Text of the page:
(Editor’s note: This is the third installment in a series of Sunday feature articles on the museums of Bonner and Boundary counties.)
PRIEST RIVER — The back-story of this riverfront community can be found on the mural that greets drivers as they enter from the east. Early scenes of wildlife and wilderness quickly give way to saws and log drives and the timber harvests that, by the 1920s, made Priest River the fastest-growing city in North Idaho.
It earned that distinction one railroad tie at a time, as local mills provided lumber for construction of the tracks that grasped for the horizon in both directions. The timber boom brought jobs and the railroad delivered the people who filled them.
That, of course, is an extremely simplified version of how a complex little town came together.
“Our whole community is steeped in history,” said antique expert and author Diane Mercer, who owns an antique store on Priest River’s historic Beardmore Block.
It was Mercer who had what local historian and writer Marilyn Cork called the “crazy idea” of moving a dilapidated old house from the outskirts of Priest River to a downtown location back in 1993. She knew two things about the home: It was the veritable birthplace of what would become this riverside city and it would serve perfectly as a town museum.
“Priest River never had a museum before then,” Cork said. “That just amazes me.”
Judging by the shape the home was in at the time, local residents were probably just as amazed that anyone would think this collection of crumbling shingles, shattered windows and doorless entryways could be turned into anything at all, much less a showcase for the area’s tales and traditions. Mercer, though, knew what was underneath the rough-looking exterior.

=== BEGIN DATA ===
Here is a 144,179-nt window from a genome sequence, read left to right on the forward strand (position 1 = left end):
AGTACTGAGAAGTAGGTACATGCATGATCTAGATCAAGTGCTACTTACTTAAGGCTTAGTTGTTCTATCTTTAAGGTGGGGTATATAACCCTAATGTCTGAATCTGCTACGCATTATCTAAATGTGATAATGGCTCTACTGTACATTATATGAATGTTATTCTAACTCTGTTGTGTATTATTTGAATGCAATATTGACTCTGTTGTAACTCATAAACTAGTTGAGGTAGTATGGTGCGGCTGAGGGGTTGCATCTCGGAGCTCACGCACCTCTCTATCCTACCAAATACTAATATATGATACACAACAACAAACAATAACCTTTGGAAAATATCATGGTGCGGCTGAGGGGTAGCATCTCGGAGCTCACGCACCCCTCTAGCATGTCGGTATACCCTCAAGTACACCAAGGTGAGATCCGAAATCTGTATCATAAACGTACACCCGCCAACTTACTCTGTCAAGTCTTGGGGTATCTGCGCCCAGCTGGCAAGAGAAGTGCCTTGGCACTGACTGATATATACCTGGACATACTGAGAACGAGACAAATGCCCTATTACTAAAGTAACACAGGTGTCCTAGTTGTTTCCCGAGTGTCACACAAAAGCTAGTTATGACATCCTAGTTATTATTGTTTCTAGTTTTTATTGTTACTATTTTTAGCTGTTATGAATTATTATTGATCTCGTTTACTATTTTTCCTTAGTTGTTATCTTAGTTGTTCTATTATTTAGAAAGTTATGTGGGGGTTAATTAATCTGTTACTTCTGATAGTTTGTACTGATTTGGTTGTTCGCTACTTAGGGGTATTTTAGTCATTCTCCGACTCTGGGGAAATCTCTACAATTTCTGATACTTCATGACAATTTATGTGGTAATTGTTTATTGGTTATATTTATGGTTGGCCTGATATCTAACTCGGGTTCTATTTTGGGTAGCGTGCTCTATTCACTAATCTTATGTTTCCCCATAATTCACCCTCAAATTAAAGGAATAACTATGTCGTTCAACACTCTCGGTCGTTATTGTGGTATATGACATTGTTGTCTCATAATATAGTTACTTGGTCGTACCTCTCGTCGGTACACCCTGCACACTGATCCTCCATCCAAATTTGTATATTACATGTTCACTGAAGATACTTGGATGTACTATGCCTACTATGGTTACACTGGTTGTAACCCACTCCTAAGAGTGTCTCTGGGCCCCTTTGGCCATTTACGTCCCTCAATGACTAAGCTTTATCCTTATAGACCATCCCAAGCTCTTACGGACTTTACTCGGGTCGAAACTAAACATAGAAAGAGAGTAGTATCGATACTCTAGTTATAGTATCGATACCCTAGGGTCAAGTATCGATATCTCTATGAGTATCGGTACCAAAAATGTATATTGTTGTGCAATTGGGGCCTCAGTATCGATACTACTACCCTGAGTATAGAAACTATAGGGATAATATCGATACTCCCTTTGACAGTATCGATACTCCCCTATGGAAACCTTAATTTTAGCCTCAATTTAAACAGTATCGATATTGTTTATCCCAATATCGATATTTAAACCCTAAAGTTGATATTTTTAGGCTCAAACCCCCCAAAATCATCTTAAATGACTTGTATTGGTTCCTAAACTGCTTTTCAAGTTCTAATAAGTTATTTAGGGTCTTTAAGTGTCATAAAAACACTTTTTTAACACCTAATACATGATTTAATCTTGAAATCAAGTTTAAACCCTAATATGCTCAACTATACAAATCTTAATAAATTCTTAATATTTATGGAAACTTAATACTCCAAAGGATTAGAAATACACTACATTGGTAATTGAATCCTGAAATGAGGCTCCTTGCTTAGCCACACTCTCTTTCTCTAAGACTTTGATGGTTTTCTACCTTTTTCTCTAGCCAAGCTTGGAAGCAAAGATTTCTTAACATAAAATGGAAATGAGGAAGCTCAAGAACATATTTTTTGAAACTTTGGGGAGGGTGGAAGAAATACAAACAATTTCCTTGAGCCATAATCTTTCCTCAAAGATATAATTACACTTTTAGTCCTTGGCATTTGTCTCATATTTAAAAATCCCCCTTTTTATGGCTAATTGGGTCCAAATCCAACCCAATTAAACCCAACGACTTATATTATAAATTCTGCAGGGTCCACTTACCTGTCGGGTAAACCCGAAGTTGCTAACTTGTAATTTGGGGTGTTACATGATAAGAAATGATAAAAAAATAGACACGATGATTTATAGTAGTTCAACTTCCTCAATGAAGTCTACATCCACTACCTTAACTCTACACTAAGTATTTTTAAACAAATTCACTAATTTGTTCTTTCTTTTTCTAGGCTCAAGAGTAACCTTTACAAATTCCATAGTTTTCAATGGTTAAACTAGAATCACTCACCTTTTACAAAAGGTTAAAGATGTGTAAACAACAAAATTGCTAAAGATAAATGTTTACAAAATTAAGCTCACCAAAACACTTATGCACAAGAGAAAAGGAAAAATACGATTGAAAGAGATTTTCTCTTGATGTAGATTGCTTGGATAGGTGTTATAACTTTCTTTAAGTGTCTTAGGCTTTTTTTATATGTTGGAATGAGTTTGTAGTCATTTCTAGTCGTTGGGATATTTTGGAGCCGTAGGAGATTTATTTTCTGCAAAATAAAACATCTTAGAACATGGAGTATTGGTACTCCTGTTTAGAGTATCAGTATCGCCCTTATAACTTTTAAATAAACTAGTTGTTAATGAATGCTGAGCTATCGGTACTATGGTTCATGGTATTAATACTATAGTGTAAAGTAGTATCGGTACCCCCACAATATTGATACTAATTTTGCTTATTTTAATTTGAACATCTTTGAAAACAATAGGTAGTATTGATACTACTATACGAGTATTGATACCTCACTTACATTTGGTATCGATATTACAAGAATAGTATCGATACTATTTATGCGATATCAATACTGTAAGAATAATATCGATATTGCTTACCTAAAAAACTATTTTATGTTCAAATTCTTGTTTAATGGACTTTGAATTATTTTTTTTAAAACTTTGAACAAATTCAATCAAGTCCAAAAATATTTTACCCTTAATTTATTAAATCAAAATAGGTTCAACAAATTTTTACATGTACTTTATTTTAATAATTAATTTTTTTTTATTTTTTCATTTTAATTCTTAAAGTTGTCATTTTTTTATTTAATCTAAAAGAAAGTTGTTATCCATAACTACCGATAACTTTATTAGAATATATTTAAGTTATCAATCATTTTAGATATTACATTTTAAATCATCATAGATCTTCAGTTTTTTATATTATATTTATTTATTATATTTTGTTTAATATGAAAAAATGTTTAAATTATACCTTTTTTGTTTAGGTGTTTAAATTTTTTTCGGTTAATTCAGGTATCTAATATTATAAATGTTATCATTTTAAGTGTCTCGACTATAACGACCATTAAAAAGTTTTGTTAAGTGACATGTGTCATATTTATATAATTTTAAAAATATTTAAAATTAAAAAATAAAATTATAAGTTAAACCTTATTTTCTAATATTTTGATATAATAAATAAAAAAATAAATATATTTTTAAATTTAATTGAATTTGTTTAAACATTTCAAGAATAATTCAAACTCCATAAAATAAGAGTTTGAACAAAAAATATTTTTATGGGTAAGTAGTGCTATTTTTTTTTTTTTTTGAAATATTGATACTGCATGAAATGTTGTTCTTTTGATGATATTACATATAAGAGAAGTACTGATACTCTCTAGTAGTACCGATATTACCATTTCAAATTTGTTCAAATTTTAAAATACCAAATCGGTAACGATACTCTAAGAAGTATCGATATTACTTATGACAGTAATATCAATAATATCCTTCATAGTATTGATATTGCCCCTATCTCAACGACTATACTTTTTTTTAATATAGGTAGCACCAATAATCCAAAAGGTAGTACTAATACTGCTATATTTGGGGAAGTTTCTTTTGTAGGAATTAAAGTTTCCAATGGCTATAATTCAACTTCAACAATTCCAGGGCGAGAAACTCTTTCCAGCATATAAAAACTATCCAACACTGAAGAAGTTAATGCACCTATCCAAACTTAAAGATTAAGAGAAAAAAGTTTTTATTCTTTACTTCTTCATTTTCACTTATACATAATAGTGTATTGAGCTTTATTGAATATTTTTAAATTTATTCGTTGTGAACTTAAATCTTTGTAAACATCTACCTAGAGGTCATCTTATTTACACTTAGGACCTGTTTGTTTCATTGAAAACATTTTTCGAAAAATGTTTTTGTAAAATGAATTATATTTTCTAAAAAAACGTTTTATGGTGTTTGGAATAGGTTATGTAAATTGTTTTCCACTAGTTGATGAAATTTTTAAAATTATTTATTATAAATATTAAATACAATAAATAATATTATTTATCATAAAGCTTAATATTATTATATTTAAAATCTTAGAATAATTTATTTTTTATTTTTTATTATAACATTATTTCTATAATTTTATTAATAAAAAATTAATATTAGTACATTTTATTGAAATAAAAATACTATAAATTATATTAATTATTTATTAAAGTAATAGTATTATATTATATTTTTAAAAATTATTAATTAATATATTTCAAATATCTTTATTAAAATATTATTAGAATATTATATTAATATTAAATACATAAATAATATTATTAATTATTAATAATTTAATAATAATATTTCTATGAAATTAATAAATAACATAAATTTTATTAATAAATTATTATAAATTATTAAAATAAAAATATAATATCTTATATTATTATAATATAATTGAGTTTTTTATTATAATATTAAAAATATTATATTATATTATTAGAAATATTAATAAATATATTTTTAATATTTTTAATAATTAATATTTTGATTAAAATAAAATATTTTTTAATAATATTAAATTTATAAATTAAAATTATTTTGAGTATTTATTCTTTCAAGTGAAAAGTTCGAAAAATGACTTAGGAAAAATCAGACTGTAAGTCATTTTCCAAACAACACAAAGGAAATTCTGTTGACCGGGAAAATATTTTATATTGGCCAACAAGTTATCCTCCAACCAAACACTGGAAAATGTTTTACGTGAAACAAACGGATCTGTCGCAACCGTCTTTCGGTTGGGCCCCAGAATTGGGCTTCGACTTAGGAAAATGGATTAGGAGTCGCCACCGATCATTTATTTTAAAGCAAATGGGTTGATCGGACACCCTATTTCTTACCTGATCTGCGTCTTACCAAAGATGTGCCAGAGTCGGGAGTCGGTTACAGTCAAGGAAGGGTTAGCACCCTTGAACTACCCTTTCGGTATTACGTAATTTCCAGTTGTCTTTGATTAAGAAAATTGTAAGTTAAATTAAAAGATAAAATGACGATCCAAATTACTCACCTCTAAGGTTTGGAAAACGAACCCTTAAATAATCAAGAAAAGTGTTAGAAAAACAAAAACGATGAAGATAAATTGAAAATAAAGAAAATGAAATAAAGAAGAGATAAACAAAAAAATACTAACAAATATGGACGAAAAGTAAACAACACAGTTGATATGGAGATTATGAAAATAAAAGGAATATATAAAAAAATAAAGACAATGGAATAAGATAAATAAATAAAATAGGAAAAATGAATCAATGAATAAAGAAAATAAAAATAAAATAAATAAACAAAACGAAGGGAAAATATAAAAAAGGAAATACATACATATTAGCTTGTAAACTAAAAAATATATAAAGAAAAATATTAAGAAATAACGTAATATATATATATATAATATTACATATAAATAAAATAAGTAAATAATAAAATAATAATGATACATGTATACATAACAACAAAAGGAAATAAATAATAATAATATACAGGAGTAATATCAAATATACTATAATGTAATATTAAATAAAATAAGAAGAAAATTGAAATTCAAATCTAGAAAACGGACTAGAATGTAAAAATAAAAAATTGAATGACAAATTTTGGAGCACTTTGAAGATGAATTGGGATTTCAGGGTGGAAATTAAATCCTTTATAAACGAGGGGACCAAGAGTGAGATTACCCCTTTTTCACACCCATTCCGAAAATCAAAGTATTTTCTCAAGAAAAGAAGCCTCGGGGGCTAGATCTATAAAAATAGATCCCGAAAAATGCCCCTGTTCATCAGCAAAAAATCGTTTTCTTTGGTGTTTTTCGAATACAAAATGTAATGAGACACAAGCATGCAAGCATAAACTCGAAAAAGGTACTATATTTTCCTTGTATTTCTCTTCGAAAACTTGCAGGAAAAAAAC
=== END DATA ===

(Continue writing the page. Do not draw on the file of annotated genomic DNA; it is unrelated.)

“It was the first lumbered house built in Priest River by the first white settler — Henry Keyser — and it was going to be bulldozed,” she said. “I love the history of this town and I couldn’t stand to see that happen.”
At first convinced the renovation would take about two years to complete, Mercer, Cork and another dozen or so volunteers ended up spending five years on the project, finally opening the museum in 1998 with the aid of a $10,000 loan from the Priest River Chamber of Commerce, a charity lease from Burlington-Northern Railroad for the property, a grant from the U.S. Forest Service and endless donations of time and materials from the local timber industry.
Timber veterans were just as eager to supply artifacts for what now was known as the Priest River Museum & Timber Education Center.
“The loggers would just show up and say, ‘I think you need a Peavey’ or ‘Here’s a cant hook for your collection,’” Mercer said. “Then I’d throw something out like, ‘It sure would be nice to have some cork boots’ and, sure enough, a pair of cork boots would show up.”
Idaho State Historian Keith Petersen and representatives from the Smithsonian Museum each had kind words to say about the way things were coming together in the building that now houses some 2,000 photographs and 250 artifacts.
“Keith Petersen said it was one of the nicest exhibits of timber memorabilia he’d ever seen,” Mercer said. “Even the Smithsonian was impressed.”
The Smithsonian, which came to town to promote the local showing of its traveling exhibit, “The Way We Worked,” encouraged museum volunteers to restore the main floor of the old place to the way it might have looked when Henry and Elizabeth Keyser had it built on the family homestead in 1895. Today, the house that once was home to the man known as “the father of Priest River” greets museum visitors with the Keyser Bedroom, filled with furniture and clothing that belonged to the pioneer family. The piano in the parlor, donated by Keyser granddaughter Elnora Veltri, was also an original fixture.
What is now the exhibit room once served as a birthing room, since the Keyser girls were often called on as midwives for the growing community. Renovation currently is underway on a new exhibit that will be called the Pioneer Kitchen. The room located off the parlor — which had been turned into a bedroom at one time — is being reconstructed to show what life in a timber town kitchen might have looked like just before the dawn of the 20th Century.